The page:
Brain microemboli associated with cardiopulmonary bypass: a histologic and magnetic resonance imaging study

Ann Thorac Surg. 1995 May;59(5):1304-7. doi: 10.1016/0003-4975(95)00057-r.


Emboli in brain tissue after cardiopulmonary bypass were reported in the literature 30 years ago, but there is little objective evidence confirming the presence of emboli in the brain after cardiopulmonary bypass with more modern equipment and techniques. Recently, with alkaline phosphatase vascular staining, we found an acellular fatty material in brain microvasculature from autopsy material of patients who died shortly after cardiopulmonary bypass. These fatty intravascular collections range in diameter from 10 to 70 microns, a size that lodges in the smallest vessels of the microvasculature. They have been found in numbers sufficient to cause detectable neurologic dysfunction and are believed, but not proved, to be emboli. By sequentially injecting colored microspheres, we can determine when emboli occur during experimental cardiopulmonary bypass. In ongoing related studies, magnetic resonance imaging was performed before cardiac valve replacement in 39 patients for whom preoperative and postoperative neurologic and neuropsychologic testing was available. Preliminary results suggest that magnetic resonance imaging evidence of prior stroke is not a significant risk factor for cognitive or motor decrement after cardiopulmonary bypass.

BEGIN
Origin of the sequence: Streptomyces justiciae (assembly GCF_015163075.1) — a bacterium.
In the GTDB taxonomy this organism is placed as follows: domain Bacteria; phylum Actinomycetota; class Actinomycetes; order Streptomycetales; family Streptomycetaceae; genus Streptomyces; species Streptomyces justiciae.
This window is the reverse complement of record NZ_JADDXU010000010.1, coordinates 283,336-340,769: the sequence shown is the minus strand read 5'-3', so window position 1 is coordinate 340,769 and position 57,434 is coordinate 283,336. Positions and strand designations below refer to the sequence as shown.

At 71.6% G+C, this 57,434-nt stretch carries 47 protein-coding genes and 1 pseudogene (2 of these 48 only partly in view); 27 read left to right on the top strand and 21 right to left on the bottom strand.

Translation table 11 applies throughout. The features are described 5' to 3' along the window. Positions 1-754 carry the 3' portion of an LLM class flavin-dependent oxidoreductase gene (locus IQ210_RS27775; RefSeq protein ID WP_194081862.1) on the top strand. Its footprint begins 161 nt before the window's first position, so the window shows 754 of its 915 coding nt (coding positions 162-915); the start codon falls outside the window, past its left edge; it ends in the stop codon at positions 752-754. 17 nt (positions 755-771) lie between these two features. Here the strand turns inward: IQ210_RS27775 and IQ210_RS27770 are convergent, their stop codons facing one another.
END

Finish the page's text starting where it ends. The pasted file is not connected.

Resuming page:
Publication types

  • Research Support, U.S. Gov't, P.H.S.

MeSH terms

  • Animals
  • Arterioles / pathology
  • Brain / blood supply
  • Capillaries / pathology
  • Cardiopulmonary Bypass / adverse effects*
  • Dogs
  • Humans
  • Intracranial Embolism and Thrombosis / diagnosis
  • Intracranial Embolism and Thrombosis / etiology*
  • Intracranial Embolism and Thrombosis / pathology
  • Magnetic Resonance Imaging*